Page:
Fifteen years have passed since Maria Elena Ruiz last saw her husband. On Sept. 11, 1982, he was taken from his shop by several men claiming to be from Colombia's secret police. They walked him to their car, witnesses said, and drove away. Government officials denied any knowledge of her husband's arrest. He had disappeared.
This story is all too familiar in Latin America. Although countries like Guatemala, Chile, and Argentina have progressed beyond the "dirty war" that raged against communism in the 1970s and early '80s, human rights abuses are still a concern across the region.
The difference is that here in Colombia, entering its fourth decade of civil war, the dirty war is still on.
"I'm fighting for my husband, who is 15 years dead. He was a valiant man," says Mrs. Ruiz, who is a founding member of the Association for Families of the Disappeared (ASFADDES).
There were 120 such disappearances in Colombia last year alone, according to the London-based human rights organization Amnesty International. In the last decade, the figure for political killings and disappearances of civilians topped 20,000 in Colombia. Amnesty attributes the majority of the killings to government security forces and right-wing paramilitaries linked with the military.
The United States may agree. The Clinton administration is attempting to withhold millions of dollars in aid to the Colombian military because the Army has refused to sign an agreement on human rights, saying it will not accept the aid with strings attached.
"While in other places these killings have decreased, in Colombia they continue unabated. It's clear that anyone interested in defending human rights is a target," says Carlos Salinas, advocacy director of Amnesty International for Latin America in Washington. Ruiz, like most of the members of ASFADDES, became an activist after losing a family member.
The founders met one another in the waiting rooms of Colombia's police and Army offices as they tried to discover what had become of their loved ones. They soon found that just asking questions earned them the suspicion of government officials.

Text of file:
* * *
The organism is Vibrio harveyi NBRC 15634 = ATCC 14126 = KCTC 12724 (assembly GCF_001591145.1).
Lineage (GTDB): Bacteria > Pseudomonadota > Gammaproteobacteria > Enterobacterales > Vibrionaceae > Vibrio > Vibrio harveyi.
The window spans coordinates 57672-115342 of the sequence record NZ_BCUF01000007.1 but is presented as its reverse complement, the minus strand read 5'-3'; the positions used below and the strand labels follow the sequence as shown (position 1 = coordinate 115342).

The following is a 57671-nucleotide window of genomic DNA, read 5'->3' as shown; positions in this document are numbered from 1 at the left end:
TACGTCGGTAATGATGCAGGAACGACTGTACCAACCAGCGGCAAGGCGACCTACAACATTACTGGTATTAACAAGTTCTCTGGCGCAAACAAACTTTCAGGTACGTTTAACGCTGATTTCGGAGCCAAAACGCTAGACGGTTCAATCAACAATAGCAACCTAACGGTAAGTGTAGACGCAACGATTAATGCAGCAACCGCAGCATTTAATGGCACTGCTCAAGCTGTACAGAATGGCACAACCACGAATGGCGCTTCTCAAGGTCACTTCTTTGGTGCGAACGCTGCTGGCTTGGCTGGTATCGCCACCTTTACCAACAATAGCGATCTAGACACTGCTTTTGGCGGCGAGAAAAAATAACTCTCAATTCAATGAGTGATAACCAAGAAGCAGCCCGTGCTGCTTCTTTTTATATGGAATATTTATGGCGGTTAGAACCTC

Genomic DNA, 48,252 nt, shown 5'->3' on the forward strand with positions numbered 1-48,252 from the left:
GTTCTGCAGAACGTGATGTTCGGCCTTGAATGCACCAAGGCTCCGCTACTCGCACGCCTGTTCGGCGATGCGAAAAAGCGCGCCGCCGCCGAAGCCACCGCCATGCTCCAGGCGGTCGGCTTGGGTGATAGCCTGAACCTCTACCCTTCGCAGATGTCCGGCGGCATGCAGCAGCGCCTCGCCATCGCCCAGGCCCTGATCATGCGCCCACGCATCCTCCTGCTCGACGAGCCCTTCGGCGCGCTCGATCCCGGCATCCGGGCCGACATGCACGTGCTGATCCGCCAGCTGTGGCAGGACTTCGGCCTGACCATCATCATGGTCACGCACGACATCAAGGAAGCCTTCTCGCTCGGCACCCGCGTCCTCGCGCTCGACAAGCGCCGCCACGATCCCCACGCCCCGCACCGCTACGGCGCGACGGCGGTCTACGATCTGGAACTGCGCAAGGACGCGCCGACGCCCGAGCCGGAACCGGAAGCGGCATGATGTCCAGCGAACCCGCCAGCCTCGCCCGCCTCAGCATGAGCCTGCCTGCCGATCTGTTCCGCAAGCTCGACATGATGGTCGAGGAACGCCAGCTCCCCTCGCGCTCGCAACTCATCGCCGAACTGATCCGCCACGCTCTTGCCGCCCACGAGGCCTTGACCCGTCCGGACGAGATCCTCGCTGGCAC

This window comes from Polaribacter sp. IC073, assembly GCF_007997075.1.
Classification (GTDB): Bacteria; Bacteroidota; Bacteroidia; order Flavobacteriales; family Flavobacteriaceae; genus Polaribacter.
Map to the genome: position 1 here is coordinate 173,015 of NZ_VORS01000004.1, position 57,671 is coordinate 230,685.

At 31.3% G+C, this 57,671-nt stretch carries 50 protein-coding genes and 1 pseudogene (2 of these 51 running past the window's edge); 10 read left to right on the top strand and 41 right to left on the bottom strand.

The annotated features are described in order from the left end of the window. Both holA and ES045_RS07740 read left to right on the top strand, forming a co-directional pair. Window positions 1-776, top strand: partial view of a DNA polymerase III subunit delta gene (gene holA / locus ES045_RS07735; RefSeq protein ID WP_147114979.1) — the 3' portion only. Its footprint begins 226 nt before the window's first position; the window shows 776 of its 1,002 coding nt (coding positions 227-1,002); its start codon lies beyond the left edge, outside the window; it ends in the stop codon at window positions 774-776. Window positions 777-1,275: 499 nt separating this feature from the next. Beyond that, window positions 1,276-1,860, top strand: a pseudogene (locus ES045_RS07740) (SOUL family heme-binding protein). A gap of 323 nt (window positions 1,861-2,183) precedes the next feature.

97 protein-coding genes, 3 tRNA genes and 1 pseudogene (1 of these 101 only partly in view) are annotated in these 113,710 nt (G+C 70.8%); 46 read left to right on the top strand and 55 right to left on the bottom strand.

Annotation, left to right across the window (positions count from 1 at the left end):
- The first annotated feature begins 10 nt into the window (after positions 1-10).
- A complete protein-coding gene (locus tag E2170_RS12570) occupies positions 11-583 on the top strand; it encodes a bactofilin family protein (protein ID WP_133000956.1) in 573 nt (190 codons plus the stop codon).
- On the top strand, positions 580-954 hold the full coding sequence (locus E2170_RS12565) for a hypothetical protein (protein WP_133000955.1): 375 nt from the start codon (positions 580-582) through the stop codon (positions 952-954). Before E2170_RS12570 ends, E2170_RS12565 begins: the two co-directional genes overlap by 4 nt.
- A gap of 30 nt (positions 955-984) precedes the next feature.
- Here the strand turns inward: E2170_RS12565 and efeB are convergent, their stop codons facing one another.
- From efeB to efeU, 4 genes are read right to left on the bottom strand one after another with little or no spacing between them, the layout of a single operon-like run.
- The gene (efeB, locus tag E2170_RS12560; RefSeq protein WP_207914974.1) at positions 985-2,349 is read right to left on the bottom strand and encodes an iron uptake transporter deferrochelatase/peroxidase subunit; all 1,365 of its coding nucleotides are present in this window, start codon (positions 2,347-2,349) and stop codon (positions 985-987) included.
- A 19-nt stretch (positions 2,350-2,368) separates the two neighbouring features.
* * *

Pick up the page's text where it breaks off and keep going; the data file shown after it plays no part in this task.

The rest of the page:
"This is a war against anyone who fights for change," Ruiz says. Human rights activists have lately felt under siege. The ASFADDES office in Medellin was dynamited last month, but no one was killed.
Seeking a safe haven
The Bogot office routinely receives phone threats, and sometimes members receive invitations to a funeral service - their own.
Bogot had been considered a safe haven for activists until the murder this May of Mario Calderon and Elsa Alvarado. Armed men burst into their apartment, killing the couple and Ms. Alvarado's father. Their one-year-old son survived, hidden in a linen closet by his mother.
"After this, who is safe? And whose family [is safe]?" asks Eduardo Careo, a human rights lawyer in Bogot. Mr. Careo works for the Lawyers Collective, a group that sometimes assists ASFADDES with legal matters.
In the wake of the murders, many activists have fled Colombia - including some government prosecutors specially assigned to investigate human rights cases. Activists like Careo say there is no protection provided in Colombia.
"We had the government post a policeman in front of the building. It only lasted three months before they said they needed him to protect state employees who were also being threatened," Careo says. He adds that human rights lawyers don't trust government-assigned bodyguards, noting several cases where he says state bodyguards were complicit in assassinations.
Several rights groups recently asked that the Colombian government take steps to protect them, including reining in the rhetoric of the armed forces, who often publicly denounce human rights groups as communist. The government agreed to the groups' demands, but activists remain skeptical.
"The people in government who agree to help aren't the problem. In fact, they sometimes have to flee the country themselves," says one activist, who refused to give his name.
Fight for justice
While many leave, Careo sees his work as an obligation that keeps him in Colombia. "Someone has to confront it," he says. "For justice, for rule of law, this is the only dignified work you can do. If you can't fight with reason, all that's left is barbarity."
"We have to fight to show that people can't be killed for an idea," Ruiz says, sitting before a wall lined with placards bearing photos, names and dates of disappeared Colombians. "Why should I have to run, to hide? In this work you realize the value of life, so you fight harder."